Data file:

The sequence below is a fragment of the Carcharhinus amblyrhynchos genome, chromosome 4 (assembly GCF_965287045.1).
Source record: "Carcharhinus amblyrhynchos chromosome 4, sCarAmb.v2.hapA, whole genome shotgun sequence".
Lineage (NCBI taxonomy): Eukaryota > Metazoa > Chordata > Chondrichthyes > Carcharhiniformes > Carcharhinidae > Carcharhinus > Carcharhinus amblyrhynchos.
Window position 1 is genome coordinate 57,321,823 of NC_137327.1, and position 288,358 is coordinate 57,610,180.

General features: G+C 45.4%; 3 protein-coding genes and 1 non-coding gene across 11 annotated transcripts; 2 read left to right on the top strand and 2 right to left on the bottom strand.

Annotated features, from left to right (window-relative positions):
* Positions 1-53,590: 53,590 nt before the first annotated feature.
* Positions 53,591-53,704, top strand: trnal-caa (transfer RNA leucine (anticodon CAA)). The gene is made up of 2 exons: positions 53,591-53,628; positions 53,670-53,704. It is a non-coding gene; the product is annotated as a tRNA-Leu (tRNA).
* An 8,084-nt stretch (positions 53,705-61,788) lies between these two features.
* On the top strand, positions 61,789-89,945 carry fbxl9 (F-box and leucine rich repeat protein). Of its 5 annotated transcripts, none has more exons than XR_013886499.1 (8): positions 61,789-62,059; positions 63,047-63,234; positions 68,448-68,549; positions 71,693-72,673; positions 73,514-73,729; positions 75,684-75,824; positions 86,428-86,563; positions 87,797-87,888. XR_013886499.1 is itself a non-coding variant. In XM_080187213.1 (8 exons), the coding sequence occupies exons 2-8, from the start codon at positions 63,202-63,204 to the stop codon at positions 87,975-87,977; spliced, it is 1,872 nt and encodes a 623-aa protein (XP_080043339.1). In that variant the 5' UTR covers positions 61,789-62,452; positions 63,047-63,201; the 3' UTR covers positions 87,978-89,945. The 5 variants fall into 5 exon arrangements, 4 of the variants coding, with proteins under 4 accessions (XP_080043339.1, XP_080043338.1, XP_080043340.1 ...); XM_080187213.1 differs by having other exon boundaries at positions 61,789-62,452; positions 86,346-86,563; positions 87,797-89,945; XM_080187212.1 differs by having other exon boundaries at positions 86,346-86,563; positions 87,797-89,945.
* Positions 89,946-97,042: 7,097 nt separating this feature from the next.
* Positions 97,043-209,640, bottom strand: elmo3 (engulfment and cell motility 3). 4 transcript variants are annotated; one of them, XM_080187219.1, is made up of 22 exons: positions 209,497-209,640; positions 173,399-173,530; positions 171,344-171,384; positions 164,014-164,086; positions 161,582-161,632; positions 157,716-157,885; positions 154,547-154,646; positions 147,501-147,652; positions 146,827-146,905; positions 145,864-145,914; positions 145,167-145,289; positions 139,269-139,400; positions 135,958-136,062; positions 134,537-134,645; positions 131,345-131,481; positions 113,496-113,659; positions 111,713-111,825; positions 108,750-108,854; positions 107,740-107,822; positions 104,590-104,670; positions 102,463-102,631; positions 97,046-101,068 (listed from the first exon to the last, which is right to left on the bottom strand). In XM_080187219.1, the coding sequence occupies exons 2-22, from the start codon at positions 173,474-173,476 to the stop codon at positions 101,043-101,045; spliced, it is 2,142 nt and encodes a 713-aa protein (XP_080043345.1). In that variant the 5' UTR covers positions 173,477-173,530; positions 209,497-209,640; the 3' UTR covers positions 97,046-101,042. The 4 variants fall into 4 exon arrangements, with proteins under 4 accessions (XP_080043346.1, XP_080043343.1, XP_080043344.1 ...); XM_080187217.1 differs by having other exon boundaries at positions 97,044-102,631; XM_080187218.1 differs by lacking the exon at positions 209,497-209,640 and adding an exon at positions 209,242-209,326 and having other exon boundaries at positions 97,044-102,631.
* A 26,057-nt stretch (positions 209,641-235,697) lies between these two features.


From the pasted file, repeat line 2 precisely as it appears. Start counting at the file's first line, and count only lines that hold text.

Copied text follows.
Source record: "Carcharhinus amblyrhynchos chromosome 4, sCarAmb.v2.hapA, whole genome shotgun sequence".